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Monday 5 January 2004 January 2004
Mick Hume
Why Diana died
spiked editor Mick Hume in The Times (London), on the inquest into the death of Princess Di.

Brendan O’Neill
Chatter, chatter everywhere
By going public about every potential terror threat, America and Britain are fostering a climate of paranoia.

Dr Michael Fitzpatrick
A New Year prescription
The government should stop trying to improve people's health by telling them how to live their lives.

Mick Hume
Taking the P out of politics
spiked editor Mick Hume in The Times (London).

Tuesday 6 January 2004
Josie Appleton
Howard's ends
The Tory leader copies the words of great American leaders - and captures so little of their spirit.

Thursday 8 January 2004
Richard A Shweder
Tuskegee re-examined
A cultural anthropologist offers a counter-narrative to the infamous story of US government scientists allowing black men to suffer from untreated syphilis.

Jennie Bristow
The London mayor affair
Blair and Livingstone deserve each other.

Josie Appleton
Growing family trees
Why are so many people living their lives through their ancestors?

Sandy Starr
Giddy over Google
The world's biggest search engine is slated and feted for the wrong reasons.

Duleep Allirajah
Offside, 8 January
Reflections on football's Annus horribilis.

Peter Smith
Flying lows
The airline industry has been forced to the frontline in the 'war on terror'.

Dolan Cummings
TV UK, 8 January
Lord Winston's cowboy child psychology.

Friday 9 January 2004
Brendan O’Neill
A feeble excuse for politics
Britain's 'battle royal' over tuition fees is a pseudo-clash between a defensive government and its cowardly critics.

Tuesday 13 January 2004
Jennie Bristow
A fishy tale
The suspicions that lurk beneath the UK's salmon panic.

Brendan O’Neill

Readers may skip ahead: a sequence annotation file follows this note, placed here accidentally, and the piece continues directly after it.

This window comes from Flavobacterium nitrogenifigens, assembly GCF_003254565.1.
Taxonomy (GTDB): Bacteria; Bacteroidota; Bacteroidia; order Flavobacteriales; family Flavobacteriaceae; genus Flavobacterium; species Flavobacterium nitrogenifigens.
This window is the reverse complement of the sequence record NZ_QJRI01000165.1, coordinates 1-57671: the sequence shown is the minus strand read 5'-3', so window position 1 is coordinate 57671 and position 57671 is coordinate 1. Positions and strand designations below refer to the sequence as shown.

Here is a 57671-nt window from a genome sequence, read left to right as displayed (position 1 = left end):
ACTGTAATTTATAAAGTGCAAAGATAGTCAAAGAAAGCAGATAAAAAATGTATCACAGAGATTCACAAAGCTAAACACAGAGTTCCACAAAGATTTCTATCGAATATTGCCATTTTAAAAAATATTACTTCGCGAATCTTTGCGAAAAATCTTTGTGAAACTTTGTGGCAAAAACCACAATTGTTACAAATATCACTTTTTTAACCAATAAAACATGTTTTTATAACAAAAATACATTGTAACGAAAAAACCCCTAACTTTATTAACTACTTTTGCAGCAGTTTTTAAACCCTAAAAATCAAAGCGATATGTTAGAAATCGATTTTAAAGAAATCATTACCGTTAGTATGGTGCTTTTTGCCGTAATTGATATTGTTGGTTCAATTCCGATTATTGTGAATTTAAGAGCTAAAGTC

The Kilroy side-show
How did a silly, smarmy TV presenter get to pose as a martyr for free speech?

Josie Appleton
Picking over the Parthenon
The cooling of national passions reveals the real reason why the Elgin Marbles belong in Bloomsbury.

Mick Hume
Indecency in the eye of the beholder
spiked editor Mick Hume in The Times (London), on the crusade against the spectre of child porn.

Neil Davenport
A safe stirrer
Kilroy-Silk and the limits of populist punditry.

Wednesday 14 January 2004
David Chandler
Rigging other countries' votes
OSCE monitors now deem elections 'irregular' if people vote for the 'wrong' parties.

James Panton
Selling out universities
Having accepted the marketisation of higher education, critics of top-up fees have lost the argument.

Sandy Starr
The Naked Crowd
A new book by US legal theorist Jeffrey Rosen explains how risk-aversion threatens our freedom, technology, and security.

Patrick West
Darting about
Kilroy, darts, and the respectable working class.

Friday 16 January 2004
Dr Michael Fitzpatrick
After Shipman


Dr Michael Fitzpatrick
After Shipman
Medical practice should not be reorganised in response to its only ever serial killer.

Brendan O’Neill
The space where the argument should be
Battles of ideas will have to be won on Earth to make people feel positive about going to Mars.

Helene Guldberg
Bodily harm
The UK government's Human Tissue Bill will benefit nobody.

Dolan Cummings
TV UK, 16 January
Wall of Silence: a two-dimensional docudrama, but it works.

Monday 19 January 2004
Frank Furedi
A danger to the nation's children
The NSPCC's new 'Someone To Turn To' campaign will poison family relations, says the author of Paranoid Parenting.

Mick Hume
Disneyfying everyday life
spiked editor Mick Hume in The Times (London), on society's celebration of the animal and denigration of the human.

Wednesday 21 January 2004
Jennie Bristow
Seeds of suspicion